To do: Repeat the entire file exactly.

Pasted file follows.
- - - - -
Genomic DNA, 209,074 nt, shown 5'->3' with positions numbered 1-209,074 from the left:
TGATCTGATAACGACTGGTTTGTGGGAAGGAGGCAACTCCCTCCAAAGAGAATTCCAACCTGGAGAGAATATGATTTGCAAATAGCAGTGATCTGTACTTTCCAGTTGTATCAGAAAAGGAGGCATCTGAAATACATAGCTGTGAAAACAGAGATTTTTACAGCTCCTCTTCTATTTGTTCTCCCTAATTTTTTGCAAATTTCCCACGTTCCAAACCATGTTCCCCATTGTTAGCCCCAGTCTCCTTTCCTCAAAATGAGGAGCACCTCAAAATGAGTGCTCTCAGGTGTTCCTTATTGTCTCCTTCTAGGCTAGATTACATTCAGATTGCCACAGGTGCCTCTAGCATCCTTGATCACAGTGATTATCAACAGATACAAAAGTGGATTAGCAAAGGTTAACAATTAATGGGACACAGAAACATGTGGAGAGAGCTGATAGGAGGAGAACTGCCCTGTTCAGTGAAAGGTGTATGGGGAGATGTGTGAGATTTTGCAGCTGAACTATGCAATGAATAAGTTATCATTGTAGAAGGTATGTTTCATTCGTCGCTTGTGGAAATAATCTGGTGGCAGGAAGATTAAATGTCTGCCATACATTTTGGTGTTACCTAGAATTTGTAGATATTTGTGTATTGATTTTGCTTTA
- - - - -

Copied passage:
Genomic DNA, 209,074 nt, shown 5'->3' with positions numbered 1-209,074 from the left:
TGATCTGATAACGACTGGTTTGTGGGAAGGAGGCAACTCCCTCCAAAGAGAATTCCAACCTGGAGAGAATATGATTTGCAAATAGCAGTGATCTGTACTTTCCAGTTGTATCAGAAAAGGAGGCATCTGAAATACATAGCTGTGAAAACAGAGATTTTTACAGCTCCTCTTCTATTTGTTCTCCCTAATTTTTTGCAAATTTCCCACGTTCCAAACCATGTTCCCCATTGTTAGCCCCAGTCTCCTTTCCTCAAAATGAGGAGCACCTCAAAATGAGTGCTCTCAGGTGTTCCTTATTGTCTCCTTCTAGGCTAGATTACATTCAGATTGCCACAGGTGCCTCTAGCATCCTTGATCACAGTGATTATCAACAGATACAAAAGTGGATTAGCAAAGGTTAACAATTAATGGGACACAGAAACATGTGGAGAGAGCTGATAGGAGGAGAACTGCCCTGTTCAGTGAAAGGTGTATGGGGAGATGTGTGAGATTTTGCAGCTGAACTATGCAATGAATAAGTTATCATTGTAGAAGGTATGTTTCATTCGTCGCTTGTGGAAATAATCTGGTGGCAGGAAGATTAAATGTCTGCCATACATTTTGGTGTTACCTAGAATTTGTAGATATTTGTGTATTGATTTTGCTTTA